19. 5 out of 5

    Ali Kennedy

    Ok, I am going to put this out there, I adore Laura Purcell's books and waiting for this felt like a child waiting for Santa to arrive. The problem with that is that there is always that risk of being disappointed with a lump of coal rather than a shiny new bike. However, The Shape of Darkness was my shiny new bike. This time Laura Purcell explores the role of the supernatural/spirit mediumship in Bath in the mid-1800s. Purcell clearly does her research as she sets the scene so vividly and uses t Ok, I am going to put this out there, I adore Laura Purcell's books and waiting for this felt like a child waiting for Santa to arrive. The problem with that is that there is always that risk of being disappointed with a lump of coal rather than a shiny new bike. However, The Shape of Darkness was my shiny new bike. This time Laura Purcell explores the role of the supernatural/spirit mediumship in Bath in the mid-1800s. Purcell clearly does her research as she sets the scene so vividly and uses terminology relevant to the era (I had to look up a few words and then I fell down a 'google hole'!). Agnes, the silhouette artist is so weak and seems like a lonely woman after having been left to spinster-hood, and the death of her, somewhat horrid sounding, sister. However, she has her mother, sister's son Cedric, and local doctor/friend Simon to keep her company. Pearl is an 11 year old spirit medium who is able to channel the voices of the dead. She is ably promoted in this profession by her, also horrid, sister Myrtle. Pearl and Myrtle live with a father suffering 'phossy jaw' due to his time exposed to phosphorous in the local match factory. Neither Agnes nor Pearl have easy lives, struggling to bring in money to maintain their households. I felt really saddened by their plight, their desperation, and this is testament to the quality of the writing. After a series of deaths/murders, Agnes and Pearl's paths cross and things escalate from there. I cannot say more without giving away the twists, turns and revelations in the plot but I can simply say that they are so wonderfully plotted and I felt fully immersed in this dark, cold and tragic world. What's wonderful about Laura Purcell's books is that you are constantly doubting reality, and they make no firm judgements/conclusions about the reasons behind sinister goings on. The only bad thing about the book is that I have now finished it and need to wait for her next one!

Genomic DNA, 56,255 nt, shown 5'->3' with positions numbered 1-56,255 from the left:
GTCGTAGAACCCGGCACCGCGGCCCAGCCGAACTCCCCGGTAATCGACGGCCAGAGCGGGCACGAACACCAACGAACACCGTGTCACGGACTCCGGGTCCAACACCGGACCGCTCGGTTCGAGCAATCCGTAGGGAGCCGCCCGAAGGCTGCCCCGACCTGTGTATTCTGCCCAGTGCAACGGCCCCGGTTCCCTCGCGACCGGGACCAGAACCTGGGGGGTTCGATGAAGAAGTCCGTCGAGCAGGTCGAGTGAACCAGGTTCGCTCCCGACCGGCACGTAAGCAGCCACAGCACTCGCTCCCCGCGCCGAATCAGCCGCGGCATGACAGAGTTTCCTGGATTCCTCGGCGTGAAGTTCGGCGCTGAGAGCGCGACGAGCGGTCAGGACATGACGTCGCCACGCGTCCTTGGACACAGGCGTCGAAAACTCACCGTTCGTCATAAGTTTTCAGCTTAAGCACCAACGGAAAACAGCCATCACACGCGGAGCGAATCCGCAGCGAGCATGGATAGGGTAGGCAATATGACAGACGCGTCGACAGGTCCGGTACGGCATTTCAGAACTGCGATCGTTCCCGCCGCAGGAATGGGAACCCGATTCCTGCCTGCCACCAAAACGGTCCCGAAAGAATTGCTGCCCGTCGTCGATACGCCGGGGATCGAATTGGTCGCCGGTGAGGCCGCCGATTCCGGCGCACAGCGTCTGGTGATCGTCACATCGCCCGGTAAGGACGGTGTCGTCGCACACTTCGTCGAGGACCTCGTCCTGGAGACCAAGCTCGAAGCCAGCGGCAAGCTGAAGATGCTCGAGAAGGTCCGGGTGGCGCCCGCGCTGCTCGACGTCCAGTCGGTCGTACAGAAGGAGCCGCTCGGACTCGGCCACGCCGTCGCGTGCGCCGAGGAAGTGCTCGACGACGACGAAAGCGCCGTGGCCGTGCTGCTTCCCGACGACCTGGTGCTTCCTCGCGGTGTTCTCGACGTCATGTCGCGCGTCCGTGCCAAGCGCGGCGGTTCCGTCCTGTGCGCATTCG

20. 5 out of 5

    ClaireJ

    This was my most anticipated release of 2021. Laura Purcell is one of my favourite authors as many of you know. All of her books always have a creepy, gothic theme to them and always leave me feeling shaken. This is exactly what happened to me while reading this. It SHOOK me. Firstly, due to it being pretty twisted as some of the descriptive writing is pretty vivid as Laura doesn’t hold back on the real life horrors that happened around that period of history. Also I was just left with the bigge This was my most anticipated release of 2021. Laura Purcell is one of my favourite authors as many of you know. All of her books always have a creepy, gothic theme to them and always leave me feeling shaken. This is exactly what happened to me while reading this. It SHOOK me. Firstly, due to it being pretty twisted as some of the descriptive writing is pretty vivid as Laura doesn’t hold back on the real life horrors that happened around that period of history. Also I was just left with the biggest book hangover ever. I inhaled it in two days and it honestly felt like it was a book written just for me. I love historical fiction books based around the supernatural and especially set in Victorian times. When you throw in seances and murder I am a completely in my element. Then to top it all, it is set in Bath which is one of my favourite places ever!I just felt completely spoiled rotten reading it. And the ending...oh my god...I am still flabbergasted. I had so many theories about what was going to happen but I never saw the ending coming. I am in awe of how Laura managed to fool me throughout the whole story! I kept trying to work out if there really was supernatural things happening or was it the human mind playing tricks. I dare say this will be my book of the year as it is going to take a lot of beating for anything to compare to this masterpiece of a novel. Laura you are a genius!

  21. 5 out of 5

    Justine

    Fucking hell. Review to come 👻

  22. 5 out of 5

    lauren

    Brilliant! Laura Purcell is too good. And those last 100 pages, so!! many!! plot!! twists!! just too good. Great look at guilt, insanity, class and trauma.

  23. 5 out of 5

    Aimee Walker Editorial

    Laura Purcell is one of my must-read authors so I was delighted to receive this ARC in exchange for an honest review. I wasn't disappointed; this had me gripped throughout. Victorian gothic at its best, creepy, full of atmosphere and intrigue. Purcell clearly does her research and comes up with a really unusual story every time, all based on actual historical context – this time, the fashion of mesmerism, the emergence of photography and the horrific consequences of working in match factories. I Laura Purcell is one of my must-read authors so I was delighted to receive this ARC in exchange for an honest review. I wasn't disappointed; this had me gripped throughout. Victorian gothic at its best, creepy, full of atmosphere and intrigue. Purcell clearly does her research and comes up with a really unusual story every time, all based on actual historical context – this time, the fashion of mesmerism, the emergence of photography and the horrific consequences of working in match factories. I can't wait to see what she comes up with next!